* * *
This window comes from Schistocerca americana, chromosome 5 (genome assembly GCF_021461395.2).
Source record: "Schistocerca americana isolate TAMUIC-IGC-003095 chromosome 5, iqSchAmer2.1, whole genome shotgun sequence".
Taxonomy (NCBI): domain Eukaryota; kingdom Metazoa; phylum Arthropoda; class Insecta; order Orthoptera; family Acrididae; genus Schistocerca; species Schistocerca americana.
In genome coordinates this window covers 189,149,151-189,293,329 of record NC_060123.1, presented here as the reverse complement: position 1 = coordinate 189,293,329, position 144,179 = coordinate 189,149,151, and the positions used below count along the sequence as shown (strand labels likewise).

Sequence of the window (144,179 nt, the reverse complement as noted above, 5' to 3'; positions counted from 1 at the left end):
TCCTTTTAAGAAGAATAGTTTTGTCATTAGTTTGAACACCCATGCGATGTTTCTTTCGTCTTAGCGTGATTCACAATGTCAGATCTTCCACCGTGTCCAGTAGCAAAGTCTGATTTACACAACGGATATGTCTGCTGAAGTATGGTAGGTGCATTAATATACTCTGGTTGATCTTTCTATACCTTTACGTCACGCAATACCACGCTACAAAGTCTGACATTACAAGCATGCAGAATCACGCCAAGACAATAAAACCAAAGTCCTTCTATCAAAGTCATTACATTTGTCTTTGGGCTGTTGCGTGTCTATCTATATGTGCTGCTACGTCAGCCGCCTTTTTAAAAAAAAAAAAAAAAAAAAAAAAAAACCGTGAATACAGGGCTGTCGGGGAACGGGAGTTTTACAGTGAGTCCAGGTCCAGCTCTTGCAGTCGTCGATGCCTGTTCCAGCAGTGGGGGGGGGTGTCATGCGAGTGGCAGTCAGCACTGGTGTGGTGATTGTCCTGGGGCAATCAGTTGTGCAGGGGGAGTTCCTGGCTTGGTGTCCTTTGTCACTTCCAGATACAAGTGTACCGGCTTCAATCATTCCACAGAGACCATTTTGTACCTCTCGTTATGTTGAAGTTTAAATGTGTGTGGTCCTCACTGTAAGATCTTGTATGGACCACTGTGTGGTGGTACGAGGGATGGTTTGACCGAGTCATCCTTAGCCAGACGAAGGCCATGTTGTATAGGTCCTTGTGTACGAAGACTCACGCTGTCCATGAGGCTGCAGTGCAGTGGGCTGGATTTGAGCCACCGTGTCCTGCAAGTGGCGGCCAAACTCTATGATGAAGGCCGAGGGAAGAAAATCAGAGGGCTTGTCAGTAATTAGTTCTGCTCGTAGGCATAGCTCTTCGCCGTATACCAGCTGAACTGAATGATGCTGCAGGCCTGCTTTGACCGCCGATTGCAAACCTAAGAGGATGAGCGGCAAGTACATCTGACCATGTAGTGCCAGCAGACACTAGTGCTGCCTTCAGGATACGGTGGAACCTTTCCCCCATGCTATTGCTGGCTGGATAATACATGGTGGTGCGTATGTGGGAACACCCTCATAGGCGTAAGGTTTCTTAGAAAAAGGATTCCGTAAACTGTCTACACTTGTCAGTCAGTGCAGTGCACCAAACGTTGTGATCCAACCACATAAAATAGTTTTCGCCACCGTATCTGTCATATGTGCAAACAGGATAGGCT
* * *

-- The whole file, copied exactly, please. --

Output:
This window comes from Schistocerca americana, chromosome 5 (genome assembly GCF_021461395.2).
Source record: "Schistocerca americana isolate TAMUIC-IGC-003095 chromosome 5, iqSchAmer2.1, whole genome shotgun sequence".
Taxonomy (NCBI): domain Eukaryota; kingdom Metazoa; phylum Arthropoda; class Insecta; order Orthoptera; family Acrididae; genus Schistocerca; species Schistocerca americana.
In genome coordinates this window covers 189,149,151-189,293,329 of record NC_060123.1, presented here as the reverse complement: position 1 = coordinate 189,293,329, position 144,179 = coordinate 189,149,151, and the positions used below count along the sequence as shown (strand labels likewise).

Sequence of the window (144,179 nt, the reverse complement as noted above, 5' to 3'; positions counted from 1 at the left end):
TCCTTTTAAGAAGAATAGTTTTGTCATTAGTTTGAACACCCATGCGATGTTTCTTTCGTCTTAGCGTGATTCACAATGTCAGATCTTCCACCGTGTCCAGTAGCAAAGTCTGATTTACACAACGGATATGTCTGCTGAAGTATGGTAGGTGCATTAATATACTCTGGTTGATCTTTCTATACCTTTACGTCACGCAATACCACGCTACAAAGTCTGACATTACAAGCATGCAGAATCACGCCAAGACAATAAAACCAAAGTCCTTCTATCAAAGTCATTACATTTGTCTTTGGGCTGTTGCGTGTCTATCTATATGTGCTGCTACGTCAGCCGCCTTTTTAAAAAAAAAAAAAAAAAAAAAAAAAAACCGTGAATACAGGGCTGTCGGGGAACGGGAGTTTTACAGTGAGTCCAGGTCCAGCTCTTGCAGTCGTCGATGCCTGTTCCAGCAGTGGGGGGGGGTGTCATGCGAGTGGCAGTCAGCACTGGTGTGGTGATTGTCCTGGGGCAATCAGTTGTGCAGGGGGAGTTCCTGGCTTGGTGTCCTTTGTCACTTCCAGATACAAGTGTACCGGCTTCAATCATTCCACAGAGACCATTTTGTACCTCTCGTTATGTTGAAGTTTAAATGTGTGTGGTCCTCACTGTAAGATCTTGTATGGACCACTGTGTGGTGGTACGAGGGATGGTTTGACCGAGTCATCCTTAGCCAGACGAAGGCCATGTTGTATAGGTCCTTGTGTACGAAGACTCACGCTGTCCATGAGGCTGCAGTGCAGTGGGCTGGATTTGAGCCACCGTGTCCTGCAAGTGGCGGCCAAACTCTATGATGAAGGCCGAGGGAAGAAAATCAGAGGGCTTGTCAGTAATTAGTTCTGCTCGTAGGCATAGCTCTTCGCCGTATACCAGCTGAACTGAATGATGCTGCAGGCCTGCTTTGACCGCCGATTGCAAACCTAAGAGGATGAGCGGCAAGTACATCTGACCATGTAGTGCCAGCAGACACTAGTGCTGCCTTCAGGATACGGTGGAACCTTTCCCCCATGCTATTGCTGGCTGGATAATACATGGTGGTGCGTATGTGGGAACACCCTCATAGGCGTAAGGTTTCTTAGAAAAAGGATTCCGTAAACTGTCTACACTTGTCAGTCAGTGCAGTGCACCAAACGTTGTGATCCAACCACATAAAATAGTTTTCGCCACCGTATCTGTCATATGTGCAAACAGGATAGGCT